Programming Puzzles for Screening Engineers
Hiring great engineers is perhaps the toughest and most important challenge that any tech startup faces. You want smart, energetic, adaptable people with a broad range of skills and interests, the ability to finish what they start, and who fit into the culture you’re trying to establish or maintain. There’s no foolproof set of techniques for predicting whether or not a candidate will have the right characteristics in the right proportion once hired into your environment. Sometimes it’s hard to tell even after you’ve hired someone and have had a chance to observe their performance for many months!
Many tech startups (justifiably!) focus lots of energy on assessing smartness in the context of basic computer science and engineering. It is widely accepted in tech that job candidates are ‘treated’ to lots of brain teasers and problem solving ‘opportunities’ during interviews. Another mechanism that I’ve noticed recently is the use of programming puzzles as a pre-interview filter. Google tried this in 2004 with the Google Labs Aptitude Tests. Recently I’ve seen some buzz around the programming puzzles that Facebook is using to gather applications.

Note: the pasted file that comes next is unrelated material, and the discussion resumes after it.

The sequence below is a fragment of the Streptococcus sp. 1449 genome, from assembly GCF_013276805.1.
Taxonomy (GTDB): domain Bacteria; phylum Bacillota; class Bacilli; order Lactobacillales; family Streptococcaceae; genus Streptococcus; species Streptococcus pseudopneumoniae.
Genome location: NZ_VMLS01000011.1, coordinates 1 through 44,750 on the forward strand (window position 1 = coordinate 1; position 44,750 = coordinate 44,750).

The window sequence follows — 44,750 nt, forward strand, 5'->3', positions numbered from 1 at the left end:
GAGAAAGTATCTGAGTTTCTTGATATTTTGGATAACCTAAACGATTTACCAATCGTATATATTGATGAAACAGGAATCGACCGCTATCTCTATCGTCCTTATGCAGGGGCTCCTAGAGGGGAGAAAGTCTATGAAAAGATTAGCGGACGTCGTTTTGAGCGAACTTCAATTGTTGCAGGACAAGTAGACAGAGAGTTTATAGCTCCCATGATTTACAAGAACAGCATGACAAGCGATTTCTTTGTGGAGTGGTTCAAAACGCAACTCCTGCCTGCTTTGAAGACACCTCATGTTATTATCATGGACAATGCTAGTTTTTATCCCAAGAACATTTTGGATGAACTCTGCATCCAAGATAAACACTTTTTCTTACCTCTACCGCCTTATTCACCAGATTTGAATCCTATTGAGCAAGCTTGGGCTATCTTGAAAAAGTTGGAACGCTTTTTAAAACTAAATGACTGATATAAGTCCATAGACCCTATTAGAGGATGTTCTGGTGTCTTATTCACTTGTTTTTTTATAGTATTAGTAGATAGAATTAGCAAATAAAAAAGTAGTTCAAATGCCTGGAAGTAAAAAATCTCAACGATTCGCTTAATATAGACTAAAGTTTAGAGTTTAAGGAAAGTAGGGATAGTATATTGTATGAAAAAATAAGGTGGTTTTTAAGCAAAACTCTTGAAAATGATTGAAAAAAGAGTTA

It’s hard to say how predictive these puzzles are of future success in startup engineers. Regardless, they can be fun and in and of themselves can perhaps attract applications from good people who otherwise wouldn’t apply to your company. I even got sucked into one of the Facebook puzzles, Prime Bits which has a trivial solution whose slowness may at first be hard to see, and at least one fast solution which might not at first be obvious. That, by my estimation, makes this a pretty good puzzle. I will also note that someone at Facebook must have a thing for combinatorial puzzles.